One of the most common mistakes made by clairvoyants and beginners in esotericism is misinterpreting inner visions and voices. With great conviction students excitely relate their contacts with masters, angels, space people or other exalted beings without realizing they have perceived thought-creations, astral automata, believing they represent real beings. Astral clairvoyance can be a real trap unless you have been trained to recognize how this part of the multiverse appears and functions. Referring to this phenomenon Morewood Haig mention an amusing episode: "Level - headedness and good sound common sense are what I try to instill into my pupils before I encourage them to peep into the hidden realms. A thorough grounding in philosophy is the first thing to be acquired- otherwise one’s up against hysteria and imagination of a wrong type, and all the other evils we know so well. I know of women who come down to breakfast every morning with the story of some wonderful vision they’ve had in the night, in which some supposed ‘Master’ has appeared and given them ‘teaching’, it turns out to be sheer nonsense or some moral platitude. Well, well- it is fortunate we gurus have a sense of humour.” (The Initiate in the New World, p. 48, 1991 ed.)
In my view, one of the great riddles of the Theosophical movement is why so many theosophists promote and endorse the teachings of Krishnamurti. I can well understand the frustration of Geoffrey Hodson when he was confronted with the peculiar form of advaita mysticism of Krishnamurti. An intellectual quicksand that gets you nowhere and with no relation to esoteric science. Blavatsky with her forthright manner and vulcanic temperament would probably have given him a harsh reprimand if they had lived during the same age. And Henry T. Laurency, with his Blavatskyan temperament, is very critical and clear in his analysis of Krishnamurti. The Krishnamurti problem is given a forthright and lucid presentation in The Initiate in the Dark Cycle: "...Krishnamurti not only destroys the path - or paths - but the goal itself... he cut himself adrift from the White Lodge, and repudiated all of us." (pp. 66, 136, 1991 ed.)
The cultural influence of Theosophy worldwide has been impressive and generally beneficient when it comes to an understanding of the multiverse. But today the movement is more of historical interest, a society very much consisting of devotional mystics lost in the advaita world of Krishnamurti. Theosophists and the Theosophical movement receive some critical comments in The Initiate in the New World: "...latterly there has arisen a movement which, on the assumption that Madame Blavatsky said the last word on occult wisdom, condemns all never teaching as a sign of disloyalty to her memory.” “Why, I thought,” was my comment, “that even while she was still alive the Masters pointed out that as yet they had only ‘lifted a corner of the veil,’ and admitted that with all her qualities she wasn’t entirely reliable in some respects.”... Altogether I am sorry to see an attitude of dogmatism among Theosophical members - some of them go so far as to think that they as Theosophists have the exclusive right to attention from the Masters. They’d doubtless get a shock if you told them that there is many an atheist and even a harlot more receptive to the teachings of the Masters than they are." (pp. 125, 129, 1991 ed.)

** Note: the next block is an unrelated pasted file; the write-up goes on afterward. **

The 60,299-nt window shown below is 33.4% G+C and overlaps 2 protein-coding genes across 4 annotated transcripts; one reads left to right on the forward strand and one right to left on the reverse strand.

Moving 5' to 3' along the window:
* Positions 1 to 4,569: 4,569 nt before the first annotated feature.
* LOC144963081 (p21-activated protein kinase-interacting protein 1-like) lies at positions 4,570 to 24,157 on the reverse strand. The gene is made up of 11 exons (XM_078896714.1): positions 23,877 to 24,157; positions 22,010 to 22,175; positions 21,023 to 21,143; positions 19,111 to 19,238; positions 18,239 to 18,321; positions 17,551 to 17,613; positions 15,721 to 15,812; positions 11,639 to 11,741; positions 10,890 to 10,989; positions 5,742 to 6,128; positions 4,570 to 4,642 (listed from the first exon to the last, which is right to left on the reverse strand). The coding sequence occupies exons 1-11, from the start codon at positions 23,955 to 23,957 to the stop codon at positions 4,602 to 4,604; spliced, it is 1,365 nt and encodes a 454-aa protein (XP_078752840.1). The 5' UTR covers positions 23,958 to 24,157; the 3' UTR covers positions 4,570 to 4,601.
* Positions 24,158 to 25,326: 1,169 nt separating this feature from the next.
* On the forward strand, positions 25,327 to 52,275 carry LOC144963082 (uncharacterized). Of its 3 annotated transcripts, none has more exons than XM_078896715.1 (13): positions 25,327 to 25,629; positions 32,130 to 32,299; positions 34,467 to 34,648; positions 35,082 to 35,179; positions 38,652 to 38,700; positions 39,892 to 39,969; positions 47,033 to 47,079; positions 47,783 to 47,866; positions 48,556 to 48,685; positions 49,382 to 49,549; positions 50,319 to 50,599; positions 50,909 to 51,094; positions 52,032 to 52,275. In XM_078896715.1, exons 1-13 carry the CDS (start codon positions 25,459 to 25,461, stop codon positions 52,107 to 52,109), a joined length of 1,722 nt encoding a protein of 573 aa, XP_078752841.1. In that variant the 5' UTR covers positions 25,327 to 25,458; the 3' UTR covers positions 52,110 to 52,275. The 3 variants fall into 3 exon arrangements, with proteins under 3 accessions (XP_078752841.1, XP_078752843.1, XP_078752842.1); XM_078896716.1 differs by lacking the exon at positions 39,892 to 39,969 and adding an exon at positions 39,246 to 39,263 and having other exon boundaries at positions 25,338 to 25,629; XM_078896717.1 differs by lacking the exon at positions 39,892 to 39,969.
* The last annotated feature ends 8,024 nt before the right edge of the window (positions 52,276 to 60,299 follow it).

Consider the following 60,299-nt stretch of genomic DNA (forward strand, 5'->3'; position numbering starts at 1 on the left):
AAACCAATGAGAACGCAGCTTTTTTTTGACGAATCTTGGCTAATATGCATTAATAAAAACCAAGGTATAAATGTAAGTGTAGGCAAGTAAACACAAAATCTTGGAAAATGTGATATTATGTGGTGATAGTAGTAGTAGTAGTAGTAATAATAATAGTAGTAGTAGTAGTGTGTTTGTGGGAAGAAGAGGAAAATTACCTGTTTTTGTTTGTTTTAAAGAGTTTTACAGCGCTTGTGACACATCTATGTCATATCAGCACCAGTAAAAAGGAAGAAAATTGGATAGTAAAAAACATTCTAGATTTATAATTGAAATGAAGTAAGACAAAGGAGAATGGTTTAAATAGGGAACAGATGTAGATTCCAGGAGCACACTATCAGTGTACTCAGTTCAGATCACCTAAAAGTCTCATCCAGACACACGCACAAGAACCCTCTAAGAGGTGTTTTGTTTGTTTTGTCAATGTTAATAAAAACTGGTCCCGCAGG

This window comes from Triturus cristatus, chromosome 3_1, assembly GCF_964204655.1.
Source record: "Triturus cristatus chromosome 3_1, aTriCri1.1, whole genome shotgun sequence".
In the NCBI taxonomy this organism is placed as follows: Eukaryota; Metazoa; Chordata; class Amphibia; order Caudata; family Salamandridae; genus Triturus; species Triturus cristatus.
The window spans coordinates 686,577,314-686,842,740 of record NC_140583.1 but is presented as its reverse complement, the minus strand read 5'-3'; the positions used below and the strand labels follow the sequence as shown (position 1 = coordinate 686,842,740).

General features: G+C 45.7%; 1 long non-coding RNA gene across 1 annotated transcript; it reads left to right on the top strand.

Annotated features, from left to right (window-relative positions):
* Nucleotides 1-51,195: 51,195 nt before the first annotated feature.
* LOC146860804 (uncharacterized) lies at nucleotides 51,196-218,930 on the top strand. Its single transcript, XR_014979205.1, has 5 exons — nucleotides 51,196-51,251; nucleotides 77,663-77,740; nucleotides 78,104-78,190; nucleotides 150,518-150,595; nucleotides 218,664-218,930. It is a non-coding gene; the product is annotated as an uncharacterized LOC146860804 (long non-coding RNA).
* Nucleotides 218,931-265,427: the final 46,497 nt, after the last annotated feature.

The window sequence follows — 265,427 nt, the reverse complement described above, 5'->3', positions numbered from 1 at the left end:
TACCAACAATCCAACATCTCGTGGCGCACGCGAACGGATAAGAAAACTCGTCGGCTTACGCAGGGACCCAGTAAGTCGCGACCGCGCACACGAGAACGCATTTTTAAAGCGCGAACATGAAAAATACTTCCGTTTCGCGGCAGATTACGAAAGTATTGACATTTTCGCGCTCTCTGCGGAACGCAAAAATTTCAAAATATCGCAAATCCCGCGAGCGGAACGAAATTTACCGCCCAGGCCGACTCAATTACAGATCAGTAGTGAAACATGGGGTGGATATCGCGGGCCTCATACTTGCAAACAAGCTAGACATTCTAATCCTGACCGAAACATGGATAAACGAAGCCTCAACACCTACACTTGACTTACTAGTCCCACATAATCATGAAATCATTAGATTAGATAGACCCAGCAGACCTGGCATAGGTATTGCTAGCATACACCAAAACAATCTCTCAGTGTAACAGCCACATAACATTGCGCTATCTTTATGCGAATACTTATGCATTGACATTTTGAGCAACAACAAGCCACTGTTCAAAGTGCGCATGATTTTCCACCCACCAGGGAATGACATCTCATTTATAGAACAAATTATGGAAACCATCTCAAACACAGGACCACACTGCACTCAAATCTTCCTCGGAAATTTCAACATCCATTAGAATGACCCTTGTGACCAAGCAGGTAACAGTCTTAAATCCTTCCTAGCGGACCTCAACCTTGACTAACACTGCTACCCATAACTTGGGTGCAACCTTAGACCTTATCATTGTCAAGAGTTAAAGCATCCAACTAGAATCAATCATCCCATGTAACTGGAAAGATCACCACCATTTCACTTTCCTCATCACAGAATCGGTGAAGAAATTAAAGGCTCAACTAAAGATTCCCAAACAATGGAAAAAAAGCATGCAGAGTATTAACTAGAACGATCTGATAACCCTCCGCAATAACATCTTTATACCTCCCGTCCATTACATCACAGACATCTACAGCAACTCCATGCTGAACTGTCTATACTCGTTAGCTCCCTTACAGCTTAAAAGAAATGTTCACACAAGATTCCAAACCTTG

In the introduction to the last book in his trilogy Cyril Scott writes a summing-up of his thoughts and experiences concerning the adepts and their philosophy: " The reason why I have been selected to write of such weighty matters as will be dealt with in the following pages, is that my life is so constituted that I am in the enviable position of being able to devote the greater part of it to the requirements of the Adepts. Indeed, I find Their activities--such of them as I am permitted to follow--the most absorbing and romantic interest of my present incarnation, and I can imagine no employment so inspiring and stimulation as that of being Their metaphorical “errand boy.”